Colombia visa and travel medical insurance guide
January 04, 2019
Colombia is a place rich with beauty and specialties. There's a river radiating a host of colors, and there's a town decorated with colorful frieze. You can visit the heated mud spa treatment in the caldera of an old mini volcano, a home made entirely of clay, a cathedral made of salt, a town with mummies and the world's tallest palm trees.
So, there’s a lot to get excited about when organizing your visit to Colombia. To fully enjoy your adventure, make sure you give yourself peace of mind and organize your travel insurance policy as soon as possible, so you can kick back, relax and enjoy your vacation knowing that you have got all your bases covered.
Aside from finding the right cover for you, here are some other important travel tips to be aware of before you set off on your adventure:
Visa Information for Colombia
Do I Need a Visa to Visit Colombia?
U.S. Citizens will be allowed to enter Colombia without a visa for up to 90 days. You can also apply for an extension to your stay for up to 90 more days if done prior to your original 90-day stay.
You will also need the following:
• A passport valid for your intended length of stay
• One blank passport page for entry visa
• Valid return ticket
Health and Medical Advice
Before jetting off on your travels, you should check for any health risks, required vaccinations and any epidemic breakouts occurring in Colombia. It’s also a good idea to learn the emergency numbers and find out where the nearest hospital is in case of an emergency.
Do I Need to be Vaccinated When Travelling to Colombia?
There are no obligatory vaccinations for traveling to Cambodia. However, you may need the yellow fever vaccination if you are planning on touring some of the national parks. Also, make sure to update your routine vaccinations. The standard vaccines are:
MMR (Measles, Mumps, Rubella)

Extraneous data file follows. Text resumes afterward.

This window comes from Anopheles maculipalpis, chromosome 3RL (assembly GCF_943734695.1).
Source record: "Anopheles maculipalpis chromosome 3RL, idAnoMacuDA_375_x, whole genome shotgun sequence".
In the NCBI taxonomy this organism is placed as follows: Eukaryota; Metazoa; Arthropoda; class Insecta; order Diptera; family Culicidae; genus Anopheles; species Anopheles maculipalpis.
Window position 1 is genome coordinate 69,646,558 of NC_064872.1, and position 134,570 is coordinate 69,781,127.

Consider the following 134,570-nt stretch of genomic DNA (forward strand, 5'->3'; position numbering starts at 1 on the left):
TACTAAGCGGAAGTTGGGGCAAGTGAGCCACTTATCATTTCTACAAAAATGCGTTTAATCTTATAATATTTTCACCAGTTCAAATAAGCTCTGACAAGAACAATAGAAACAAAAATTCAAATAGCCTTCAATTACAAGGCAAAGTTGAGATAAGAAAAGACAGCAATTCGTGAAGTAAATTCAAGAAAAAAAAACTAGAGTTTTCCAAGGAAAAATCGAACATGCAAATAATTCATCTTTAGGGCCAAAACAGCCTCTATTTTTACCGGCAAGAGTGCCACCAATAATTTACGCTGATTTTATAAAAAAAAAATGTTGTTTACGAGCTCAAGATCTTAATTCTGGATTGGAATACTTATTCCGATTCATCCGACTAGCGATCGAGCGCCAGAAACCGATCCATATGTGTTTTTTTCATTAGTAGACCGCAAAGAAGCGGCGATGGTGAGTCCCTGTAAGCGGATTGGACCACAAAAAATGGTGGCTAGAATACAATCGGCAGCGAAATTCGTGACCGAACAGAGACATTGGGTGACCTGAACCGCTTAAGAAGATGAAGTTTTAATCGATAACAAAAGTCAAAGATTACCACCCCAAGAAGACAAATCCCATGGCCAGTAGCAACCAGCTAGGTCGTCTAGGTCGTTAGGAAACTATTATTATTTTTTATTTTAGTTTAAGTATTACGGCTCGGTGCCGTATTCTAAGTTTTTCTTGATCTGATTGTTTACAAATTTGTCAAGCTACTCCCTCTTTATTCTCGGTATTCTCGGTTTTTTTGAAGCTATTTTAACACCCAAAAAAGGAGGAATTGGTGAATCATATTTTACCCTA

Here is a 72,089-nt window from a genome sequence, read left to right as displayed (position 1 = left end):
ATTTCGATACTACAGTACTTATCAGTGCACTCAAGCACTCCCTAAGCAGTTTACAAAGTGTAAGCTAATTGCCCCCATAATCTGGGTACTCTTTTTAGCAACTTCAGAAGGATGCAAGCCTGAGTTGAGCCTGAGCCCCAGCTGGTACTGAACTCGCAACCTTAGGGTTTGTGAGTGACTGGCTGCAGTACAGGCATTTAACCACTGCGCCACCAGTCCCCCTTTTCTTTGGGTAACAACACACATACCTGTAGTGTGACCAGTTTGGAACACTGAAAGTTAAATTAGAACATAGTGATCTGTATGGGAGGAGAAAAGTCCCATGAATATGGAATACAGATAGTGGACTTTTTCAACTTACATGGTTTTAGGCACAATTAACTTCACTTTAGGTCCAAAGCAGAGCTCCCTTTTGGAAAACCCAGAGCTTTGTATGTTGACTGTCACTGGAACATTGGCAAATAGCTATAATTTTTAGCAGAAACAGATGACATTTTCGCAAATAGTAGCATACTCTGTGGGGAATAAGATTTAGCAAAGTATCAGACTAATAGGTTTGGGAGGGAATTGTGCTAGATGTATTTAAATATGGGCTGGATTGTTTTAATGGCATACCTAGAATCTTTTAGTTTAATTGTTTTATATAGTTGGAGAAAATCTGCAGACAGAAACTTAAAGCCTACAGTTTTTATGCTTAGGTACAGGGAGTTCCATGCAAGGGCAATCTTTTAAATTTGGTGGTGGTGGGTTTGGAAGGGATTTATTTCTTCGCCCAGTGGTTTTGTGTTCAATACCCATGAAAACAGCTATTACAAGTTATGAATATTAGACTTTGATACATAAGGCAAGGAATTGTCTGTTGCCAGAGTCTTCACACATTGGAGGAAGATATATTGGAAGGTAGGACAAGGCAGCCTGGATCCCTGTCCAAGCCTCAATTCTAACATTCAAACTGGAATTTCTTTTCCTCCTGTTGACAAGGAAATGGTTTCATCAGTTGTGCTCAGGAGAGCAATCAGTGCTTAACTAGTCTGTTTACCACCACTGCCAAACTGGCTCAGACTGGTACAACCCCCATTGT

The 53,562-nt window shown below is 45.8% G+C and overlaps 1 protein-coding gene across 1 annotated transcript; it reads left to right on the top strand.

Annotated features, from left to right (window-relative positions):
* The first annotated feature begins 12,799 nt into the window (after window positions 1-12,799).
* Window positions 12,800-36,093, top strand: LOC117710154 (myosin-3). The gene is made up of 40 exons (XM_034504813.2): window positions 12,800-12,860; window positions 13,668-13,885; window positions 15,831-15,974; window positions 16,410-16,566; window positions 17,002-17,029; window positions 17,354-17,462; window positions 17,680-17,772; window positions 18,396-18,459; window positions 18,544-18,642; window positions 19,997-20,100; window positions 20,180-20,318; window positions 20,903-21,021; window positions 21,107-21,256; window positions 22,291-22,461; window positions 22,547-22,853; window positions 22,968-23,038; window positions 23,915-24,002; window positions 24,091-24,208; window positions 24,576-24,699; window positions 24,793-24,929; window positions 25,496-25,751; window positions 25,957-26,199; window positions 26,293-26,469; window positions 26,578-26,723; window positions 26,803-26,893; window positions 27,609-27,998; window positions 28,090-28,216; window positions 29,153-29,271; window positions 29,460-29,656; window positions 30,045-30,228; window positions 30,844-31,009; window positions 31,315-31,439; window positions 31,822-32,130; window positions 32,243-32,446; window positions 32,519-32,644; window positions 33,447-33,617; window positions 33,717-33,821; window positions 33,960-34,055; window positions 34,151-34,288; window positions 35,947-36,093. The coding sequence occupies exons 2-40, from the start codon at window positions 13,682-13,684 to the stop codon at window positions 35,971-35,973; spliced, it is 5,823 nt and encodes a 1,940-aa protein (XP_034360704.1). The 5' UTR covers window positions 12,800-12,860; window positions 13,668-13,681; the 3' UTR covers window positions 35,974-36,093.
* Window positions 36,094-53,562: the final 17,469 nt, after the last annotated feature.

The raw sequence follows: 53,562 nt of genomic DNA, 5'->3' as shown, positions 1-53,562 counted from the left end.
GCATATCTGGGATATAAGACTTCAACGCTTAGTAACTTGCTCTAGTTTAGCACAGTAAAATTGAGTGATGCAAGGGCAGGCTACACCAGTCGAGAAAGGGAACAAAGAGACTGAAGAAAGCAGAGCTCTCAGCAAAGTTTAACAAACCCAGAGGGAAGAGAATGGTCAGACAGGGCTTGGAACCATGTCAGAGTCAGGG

Tetanus, Diphtheria and Pertussis
Altitude Adjustments: You may have to take time to adjust to the high altitude in places like Bogota (8,600 feet).
Travel Health Updates in Colombia
These mosquito-borne diseases are prevalent in Colombia:
• Yellow fever
Emergency Contact Information in Colombia
No one ever wants to have to call the emergency services whilst they’re on vacation, but unfortunately accidents happen and it’s important to be prepared for when they do.
Ambulance Emergency number is: 132
Fire Emergency number is: 119
Police Emergency number is: 112 or 123
Colombia Local Laws and Customs
Colombian law restricts having imported plants and animals (or any products made from them).
Pedestrians need to beware if walking because drivers rarely obey traffic laws.
Safety and Security
Exercise increased caution in Colombia due to crime and terrorism.
The National Liberation Army (ELN) and dissident groups from the Revolutionary Armed Forces of Colombia (FARC) are still participating in terroristic attacks in Colombia.
Petty Theft and Crime
Like any popular tourist areas, pickpocketing and petty theft are common. Be alert and keep your belongings with you at all times, especially in crowded areas like train stations and popular tourist spots.
Do not participate in demonstrations. People frequently hold demonstrations and protests in Colombia, and they can become violent.
Do not use ATMs on the street due to frequent robberies there. Instead, choose ATMs inside shopping malls or banks.
Use the local phone directory or have your hotel call for you a taxi to prevent getting a bogus taxi.
Do not leave drinks unattended at restaurants, bars and clubs to decrease the odds of your drink getting spiked.
U.S. Embassy Bogota
Calle 24 Bis No. 48-50
Bogotá, D.C. Colombia
Mailing address: Carrera 45 No. 24B-27 Bogotá, D.C. 110111 Colombia
Telephone: +(57) (1) 275-2000
Emergency after-hours telephone: +(57) (1) 275-4021
Email: [email protected]
Useful Tips for Colombia
Official Language(s): Spanish
The most popular languages spoken in Colombia is Spanish. English is the most common foreign spoken language.
Currency: Colombian peso
Before your trip make sure to exchange enough Colombian peso for your spending requirements and to get the best exchange rates.
Plug Sockets: Type A, Type B
Colombia uses two types of plug sockets: A and B. The standard voltage and frequency are 110V and 60 Hz. We would recommend that you buy a plug adapter if you don’t have one already.
You can determine if you need a converter or a transformer by looking at the appliance rating plate. A dual voltage rated appliance will display for example ‘INPUT: 110-240 V’ on the appliance body. In this case you wouldn’t need a converter or transformer.
© 2018 UnitedHealth Group Incorporated. For informational purposes, UHG does not guarantee the correctness or completeness of the information.